I then took the wallpaper image files to OfficeMax's copy shop and had them printed full color onto 11 by 17" paper. I had them print three of each design, dark and light, but in the end I only need 3 sheets total, so I've got extras to use for wrapping paper or whatever. :)
Now you could also just use scrapbook paper, art paper, paint or fabric for your wall coverings.
These below are the wood trims I used to create the shelving. These are 1 yard lengths purchased in the wood craft section of a Michael's craft store. I used 1 yard scalloped edge (top trim), 3 yards small floral (shelf braces), 5-6 yards of the slat board trim (shelves) and 2 yards of the loopy U's trim (baseboard). I have no idea what the real names are, but hopefully you can see the differences as we move along.
First, I decide how many shelves the room should have. I gauge the scale using the types of toys I intend to put on the shelves. in this case, 4 seems like a good number. Below: the slatboard trims turned on their sides.
Okay, to cut the shelving, you will need to saw at an angle. I have a small mitre box, but the angles in the box did not match the angles I needed. So, instead I used the roombox floor to measure out the shelf lengths and angles.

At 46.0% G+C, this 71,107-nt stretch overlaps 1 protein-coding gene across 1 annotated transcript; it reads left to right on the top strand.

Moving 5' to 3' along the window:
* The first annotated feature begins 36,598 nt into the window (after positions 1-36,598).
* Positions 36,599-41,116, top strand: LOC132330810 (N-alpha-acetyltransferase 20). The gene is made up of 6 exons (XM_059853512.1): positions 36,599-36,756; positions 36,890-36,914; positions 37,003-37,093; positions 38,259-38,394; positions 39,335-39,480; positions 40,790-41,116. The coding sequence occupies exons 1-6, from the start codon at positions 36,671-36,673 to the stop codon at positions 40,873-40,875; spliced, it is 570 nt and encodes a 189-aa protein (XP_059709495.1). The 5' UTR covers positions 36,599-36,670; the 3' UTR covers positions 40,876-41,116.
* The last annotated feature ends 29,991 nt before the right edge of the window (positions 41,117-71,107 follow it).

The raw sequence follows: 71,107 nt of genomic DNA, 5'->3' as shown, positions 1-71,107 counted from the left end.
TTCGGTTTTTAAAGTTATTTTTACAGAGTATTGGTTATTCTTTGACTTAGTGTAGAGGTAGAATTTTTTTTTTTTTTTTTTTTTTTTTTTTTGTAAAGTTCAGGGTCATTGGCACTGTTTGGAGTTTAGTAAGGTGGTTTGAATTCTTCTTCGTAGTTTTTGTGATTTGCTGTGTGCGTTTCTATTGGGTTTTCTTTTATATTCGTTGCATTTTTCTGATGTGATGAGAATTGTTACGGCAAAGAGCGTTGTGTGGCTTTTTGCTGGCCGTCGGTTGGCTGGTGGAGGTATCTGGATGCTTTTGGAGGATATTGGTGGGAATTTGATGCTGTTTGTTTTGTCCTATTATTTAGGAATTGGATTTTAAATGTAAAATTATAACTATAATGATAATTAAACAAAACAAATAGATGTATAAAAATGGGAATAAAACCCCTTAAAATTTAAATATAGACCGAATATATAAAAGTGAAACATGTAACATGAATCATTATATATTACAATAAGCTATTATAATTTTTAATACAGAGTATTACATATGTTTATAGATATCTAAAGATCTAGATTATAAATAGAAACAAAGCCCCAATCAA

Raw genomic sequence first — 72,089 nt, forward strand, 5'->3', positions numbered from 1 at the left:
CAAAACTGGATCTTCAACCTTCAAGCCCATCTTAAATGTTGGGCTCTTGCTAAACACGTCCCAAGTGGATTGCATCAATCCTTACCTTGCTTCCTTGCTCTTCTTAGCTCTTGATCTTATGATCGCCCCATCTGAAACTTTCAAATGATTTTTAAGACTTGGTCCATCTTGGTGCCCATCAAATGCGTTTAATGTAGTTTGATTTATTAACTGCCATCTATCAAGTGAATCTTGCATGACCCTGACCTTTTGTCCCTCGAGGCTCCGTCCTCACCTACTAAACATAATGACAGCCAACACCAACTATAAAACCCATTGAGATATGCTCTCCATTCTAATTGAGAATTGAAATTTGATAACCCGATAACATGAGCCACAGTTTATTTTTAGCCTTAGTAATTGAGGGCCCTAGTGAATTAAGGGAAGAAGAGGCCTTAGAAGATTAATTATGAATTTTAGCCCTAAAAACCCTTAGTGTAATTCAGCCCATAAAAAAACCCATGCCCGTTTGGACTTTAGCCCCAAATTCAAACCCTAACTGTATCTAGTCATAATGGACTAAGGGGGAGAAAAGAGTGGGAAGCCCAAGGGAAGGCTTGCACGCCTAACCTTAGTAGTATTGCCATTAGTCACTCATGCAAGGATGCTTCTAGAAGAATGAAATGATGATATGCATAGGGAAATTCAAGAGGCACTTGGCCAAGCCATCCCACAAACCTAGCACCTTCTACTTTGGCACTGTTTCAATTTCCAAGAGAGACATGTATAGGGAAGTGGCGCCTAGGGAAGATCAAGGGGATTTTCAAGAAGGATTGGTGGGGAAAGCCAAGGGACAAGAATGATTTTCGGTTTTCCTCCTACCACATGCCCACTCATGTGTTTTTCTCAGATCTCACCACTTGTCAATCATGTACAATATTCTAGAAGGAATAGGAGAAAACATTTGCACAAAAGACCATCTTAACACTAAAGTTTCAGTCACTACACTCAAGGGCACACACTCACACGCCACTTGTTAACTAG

Below: See how the pencil line is the same angle as the corner floor line? You want to measure out all of the pieces this way. You want to get these measurements as close as you can, but don't worry too much if they are slightly off. You can correct edges with sandpaper and/or use putty to fill in gaps later.
Here is my progress as I cut each shelf piece using the floor as my measurement and angle guide. To have four shelves, I have actually cut 20 pieces of wood with my itty bitty saw.
If you are cutting a lot of pieces, you can build a little guide for yourself to hold the wood steady. The pieces you see below are the braces for between the shelves. To find the brace length, I took the wall height, subtracted the height of all four shelves, floor groove height and the baseboard and then divided the total by 4. There are 32 brace pieces total. (Remember that the wall sits in a grooved channel, so subtract that height as well.) I use mm to make these measurements as they make precision easier.
By the way, the little vinyl bricks here are just part of an old project--I am using this large board as a scrap board to saw/paint over. I also found the houseworks kit box quite handy as a work surface.
Cut the baseboard trim and scalloped pieces as well before you move on. You will have about 60 little pieces of wood.
Now I paint each one--I only paint the sides that will be visible--if you leave the backside bare, it will help the wood make a stronger glue bond when you assemble the shelves. I only use one coat of the gold paint as it is fairly thick.